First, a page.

In 2011, a devastating 9.1 magnitude earthquake rocked Japan, causing not just widespread destruction and loss due to seismic activity and strong aftershocks, but resulted in devastating complications due to a tsunami that swept away residents in the Tokoku region, notably Fukushima, Miyagi and Iwate prefectures. The tsunami – fierce, destructive and deadly, with waves over 50 feet high – destroyed the Japanese coast, clearing everything in its path including the power supply at the Fukushima Daiichi nuclear power plant at a terrible cost.
Lee Ann Roripaugh offers a glimpse of the devastation, heartbreak and loss in the wake of the Tohoku earthquake and the tsunami that followed, both fiercely personified in her latest poetry collection, tsunami vs. the fukushima 50, as a being that has no name – an “annihilatrix,” “tabula rasa” – a force compared to the likes of Gidora, Godzilla and Mothra as powerful yet lonely; a femme fatale that’s merely searching for her place in the world.
Along with personifying tsunami, Roripaugh delves into first-person poetic monologues, weaving elements of Japanese folklore and popular culture – from iconic monsters, to the serpentine Kiyohime – with Marvel heroes and villains in poems such as “radioactive man,” “year of the hitachi snake,” “hulk smash,” and “hisako’s testimony.” Haunting and beautiful, the poems in tsunami vs. the fukushima 50 bring to light the desolation of a country destroyed by crippling loss – of life, of love, of home – through isolation onset by explosions and the fallout of the Fukushima Daiichi reactor, which exposed first-responders (the Fukushima50) and survivors to horrific new realities that turned homes into deteriorated evacuation zones.
everything was fine, fine, fine
for weeks, everything was daijobu
while our village was irradiated:
the soil, the water, the produce,
the dust particles, the rain
three months later, Iitate
was a ghost town crumbling
to dust, infested with mold
and vermin, and we had become
part of the nuclear diaspora
– excerpt from “mothra flies again”
Among Roripaugh’s most powerful poems were those written in first-person monologues, in which the loss and devastation of life, culture, and belonging were explored. In “radioactive man,” Roripaugh examines the isolation of the affected Fukushima 50 through an unnamed man who risked everything to help cool down the Fukushima Daiichi reactors only to be faced with fear and ostracization by family, friends, and society due to his internal radiation levels.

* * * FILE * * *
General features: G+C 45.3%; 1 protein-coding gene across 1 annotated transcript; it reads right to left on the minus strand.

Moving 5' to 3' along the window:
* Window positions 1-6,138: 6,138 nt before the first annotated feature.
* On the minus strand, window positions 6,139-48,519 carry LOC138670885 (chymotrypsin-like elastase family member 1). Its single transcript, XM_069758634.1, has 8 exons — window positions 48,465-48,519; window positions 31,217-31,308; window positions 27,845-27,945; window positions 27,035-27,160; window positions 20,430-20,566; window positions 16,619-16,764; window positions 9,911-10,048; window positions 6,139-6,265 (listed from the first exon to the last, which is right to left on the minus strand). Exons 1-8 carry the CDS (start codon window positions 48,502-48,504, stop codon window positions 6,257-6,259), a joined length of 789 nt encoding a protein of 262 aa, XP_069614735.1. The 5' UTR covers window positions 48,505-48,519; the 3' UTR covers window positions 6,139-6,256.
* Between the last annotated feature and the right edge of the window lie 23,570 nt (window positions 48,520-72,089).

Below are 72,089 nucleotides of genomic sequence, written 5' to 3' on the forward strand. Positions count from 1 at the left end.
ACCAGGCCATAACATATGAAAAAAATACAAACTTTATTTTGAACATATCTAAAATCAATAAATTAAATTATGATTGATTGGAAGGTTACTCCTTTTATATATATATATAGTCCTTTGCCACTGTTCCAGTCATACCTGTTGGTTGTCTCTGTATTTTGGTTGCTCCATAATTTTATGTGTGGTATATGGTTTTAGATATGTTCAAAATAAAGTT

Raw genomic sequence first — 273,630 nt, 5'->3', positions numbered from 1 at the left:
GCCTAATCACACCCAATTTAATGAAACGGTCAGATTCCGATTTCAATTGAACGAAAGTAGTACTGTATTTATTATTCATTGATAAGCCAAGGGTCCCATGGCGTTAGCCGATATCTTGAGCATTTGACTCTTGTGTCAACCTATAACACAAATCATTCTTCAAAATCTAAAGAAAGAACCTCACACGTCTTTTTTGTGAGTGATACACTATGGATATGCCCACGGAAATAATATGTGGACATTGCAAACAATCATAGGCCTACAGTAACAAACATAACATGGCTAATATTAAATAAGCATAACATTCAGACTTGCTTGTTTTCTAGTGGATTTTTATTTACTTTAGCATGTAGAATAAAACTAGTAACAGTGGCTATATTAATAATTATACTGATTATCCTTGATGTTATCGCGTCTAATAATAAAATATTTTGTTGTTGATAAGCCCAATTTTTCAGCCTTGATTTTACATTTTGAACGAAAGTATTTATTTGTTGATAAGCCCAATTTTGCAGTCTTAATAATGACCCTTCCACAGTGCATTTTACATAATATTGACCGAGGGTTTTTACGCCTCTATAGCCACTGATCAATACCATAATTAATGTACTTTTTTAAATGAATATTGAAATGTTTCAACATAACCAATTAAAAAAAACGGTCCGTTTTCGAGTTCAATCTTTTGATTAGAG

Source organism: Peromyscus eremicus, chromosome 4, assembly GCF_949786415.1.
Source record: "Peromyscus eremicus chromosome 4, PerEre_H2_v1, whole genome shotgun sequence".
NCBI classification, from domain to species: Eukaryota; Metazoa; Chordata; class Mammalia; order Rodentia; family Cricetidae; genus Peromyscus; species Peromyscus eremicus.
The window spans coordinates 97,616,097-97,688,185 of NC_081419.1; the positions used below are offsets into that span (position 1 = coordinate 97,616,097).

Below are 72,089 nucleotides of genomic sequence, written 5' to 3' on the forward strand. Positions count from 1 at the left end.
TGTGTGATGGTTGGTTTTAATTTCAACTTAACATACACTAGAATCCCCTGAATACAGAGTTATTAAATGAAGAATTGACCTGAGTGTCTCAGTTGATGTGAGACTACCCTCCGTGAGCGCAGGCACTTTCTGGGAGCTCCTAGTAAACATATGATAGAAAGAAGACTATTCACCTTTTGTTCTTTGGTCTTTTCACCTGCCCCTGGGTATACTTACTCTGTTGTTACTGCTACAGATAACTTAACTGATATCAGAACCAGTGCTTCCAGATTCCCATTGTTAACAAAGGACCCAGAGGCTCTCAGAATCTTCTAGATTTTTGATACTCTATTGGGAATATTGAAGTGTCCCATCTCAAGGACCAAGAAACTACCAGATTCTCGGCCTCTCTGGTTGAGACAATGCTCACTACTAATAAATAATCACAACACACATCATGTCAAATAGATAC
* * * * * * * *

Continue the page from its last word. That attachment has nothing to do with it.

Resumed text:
Turned away by his ex-wife and children, the man is forced to return to the dilapidated ruins of his hometown, wherein Roripaugh draws a brilliant yet unbearable parallel to Watchmen’s Dr. Manhattan:
sometimes I think of visiting
my two kids, who live
with my ex-wife in Tokyo,
but then I remind myself
of the invisible dust coated
in cesium particles that’s in
my clothes, my hair, my skin
just the thought of this undid him,
made him feel so solitary and blue
he left the earth behind for eons,
to brood in exile on the moon
– excerpt from “radioactive man”
Roripaugh’s turn in “hulk smash” also captures feelings of profound grief through the haunting tale of an unnamed survivor struck down by tsunami — who took his wife and daughter along with the wreckage — while drawing similarities between the Fukushima disaster and the atomic bomb. Unable to visit his evacuated home town but for five hours a month under radiation guidelines, the man earns the nickname “the hulk” because he cares little about what happens to his body, desperate to find the remains of his three-year-old daughter:
because so what, I no longer
care about being exposed
to radiation, and maybe
it’ll make me stronger anyway,
like the weird profusion
of too-bright and hardy flowers
blooming in the irradiated wake
of Hiroshima and Nagasaki…
maybe even strong enough
to hold on to what matters.
because how can I let this be?
because my arms are empty
because she was only three
– excerpt from “hulk smash”
Roripaugh does more than personify tsunami and describe the horrors of the Tohoku earthquake and Fukushima Daiichi meltdown, however. In addition to weaving threads of Japanese folklore and culture to Marvel superheroes, she balances popular culture and social media with Japanese tradition, which resonates most strongly in “ama, the woman of the sea,” a poetic monologue following a pearl diver who embraces the tsunami with open arms. At home in her profession, which is slowly dying out, the unnamed woman leaves her life behind to embrace the crashing waves of destruction as a woman of the sea.
and though tourists still come
to see diving on Pearl Island
it’s no longer real, just a show,
like an image held still in time –
not of how things really are,
but of how things used to be.
– excerpt from “ama, the woman of the sea”
Packed with meaning through deftly woven connections that bring together both past and present reckonings, Roripaugh captures the calamitous impacts of the Tohoku earthquake in a way that will entice, inspire and haunt readers long after the final page. tsunami vs. the fukushima 50 pulses at the heart of Japan, and captures the lasting impacts of the Fukushima Daiichi nuclear disaster that will always pervade Japanese history, society, and culture to this day.